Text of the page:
NewsArizona News

Actions

DPS making ground in processing decades of statewide backlogged rape kits

Posted: 8:10 PM, Jan 24, 2019
Updated: 2019-01-25 17:23:45-05
DPS: More than 1,000 gangs across Arizona

PHOENIX — It was an overwhelming backlog of justice, thousands of unprocessed rape kits spending years on the shelf, but a renewed focus to get them done now is providing answers to years of questions.

"The victims or survivors out there that's the whole reason we're doing this is to make sure we're doing everything we possibly can to investigate their cases," said Department of Public Safety Crime Lab Manager Stephen Butler.

Since June of 2016, the state crime lab has been in high gear to process more than 7,000 rape kits .

In 2017, state lawmakers passed a bill requiring all kits to be tested statewide.

"We were forced to address kits that had been collected potentially twenty years ago up to just a few years ago," said Butler.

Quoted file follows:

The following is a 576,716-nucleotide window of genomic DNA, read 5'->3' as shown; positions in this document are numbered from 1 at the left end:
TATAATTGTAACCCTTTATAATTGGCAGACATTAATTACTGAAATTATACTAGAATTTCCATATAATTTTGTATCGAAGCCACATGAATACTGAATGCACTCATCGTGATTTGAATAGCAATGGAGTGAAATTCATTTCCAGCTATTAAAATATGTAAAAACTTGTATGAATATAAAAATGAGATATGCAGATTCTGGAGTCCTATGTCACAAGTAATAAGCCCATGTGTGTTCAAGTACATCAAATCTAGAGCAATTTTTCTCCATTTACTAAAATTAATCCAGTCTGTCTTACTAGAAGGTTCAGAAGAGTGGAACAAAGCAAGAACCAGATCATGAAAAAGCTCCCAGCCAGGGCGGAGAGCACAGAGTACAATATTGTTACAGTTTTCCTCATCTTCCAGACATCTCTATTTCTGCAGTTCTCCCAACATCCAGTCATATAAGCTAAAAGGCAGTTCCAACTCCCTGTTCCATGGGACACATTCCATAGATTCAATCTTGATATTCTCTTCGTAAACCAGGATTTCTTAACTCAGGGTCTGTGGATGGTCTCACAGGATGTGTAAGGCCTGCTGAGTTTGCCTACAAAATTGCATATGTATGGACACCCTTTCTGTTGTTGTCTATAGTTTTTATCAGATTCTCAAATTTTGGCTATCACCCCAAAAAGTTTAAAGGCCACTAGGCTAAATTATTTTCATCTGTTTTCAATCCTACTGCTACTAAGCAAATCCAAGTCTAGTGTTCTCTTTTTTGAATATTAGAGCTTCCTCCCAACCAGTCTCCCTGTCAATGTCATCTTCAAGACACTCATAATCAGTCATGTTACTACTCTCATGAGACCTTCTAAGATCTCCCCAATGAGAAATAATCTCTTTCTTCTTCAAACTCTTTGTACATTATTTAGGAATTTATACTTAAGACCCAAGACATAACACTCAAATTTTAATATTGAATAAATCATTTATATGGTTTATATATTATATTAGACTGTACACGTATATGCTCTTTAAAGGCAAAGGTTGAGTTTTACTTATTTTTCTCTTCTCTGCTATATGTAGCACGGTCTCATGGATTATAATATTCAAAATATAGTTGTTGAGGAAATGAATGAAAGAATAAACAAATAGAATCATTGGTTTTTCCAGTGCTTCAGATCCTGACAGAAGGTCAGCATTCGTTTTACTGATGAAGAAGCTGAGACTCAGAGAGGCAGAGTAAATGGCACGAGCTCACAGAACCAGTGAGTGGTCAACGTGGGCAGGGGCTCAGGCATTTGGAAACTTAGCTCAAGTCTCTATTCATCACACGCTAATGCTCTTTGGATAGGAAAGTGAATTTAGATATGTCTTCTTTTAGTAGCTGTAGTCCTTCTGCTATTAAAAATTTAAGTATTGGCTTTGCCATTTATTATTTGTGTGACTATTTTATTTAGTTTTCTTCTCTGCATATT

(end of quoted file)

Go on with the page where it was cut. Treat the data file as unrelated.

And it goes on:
With justice on hold for so many, the state and the federal government stepped in providing more than six million dollars to fund a ramped up effort to process the kits containing DNA swabs, clothing, hair samples, and other evidence collected from sexual assault survivors.

"I know that they have moved forward on several different cases as far as profiles that were developed in the kits that we've analyzed," said Butler.

Antonio Ray Sullivan was one of them, pleading guilty in August 2016 after being connected to a 2011 Tempe burglary where he tried to assault a sleeping woman.

So far, nearly six thousand kits have been processed. That's about 192 per month since the effort began.

Improvements to keep backlogs from happening again are in the works too.

"The state of Arizona is currently rolling out a system called track kit, which will basically track every single kit from the moment its collected at a health care facility, through law enforcement, to the crime laboratory," said Butler.

The UPS-like tracking is giving survivors peace of mind that their case is not forgotten.

"They know any moment in time they can see where that kit is, they know it's not just sitting on a shelf anymore," said Butler.

Officials say they hope to have the remaining thousand or so rape kits processed by the end of the year.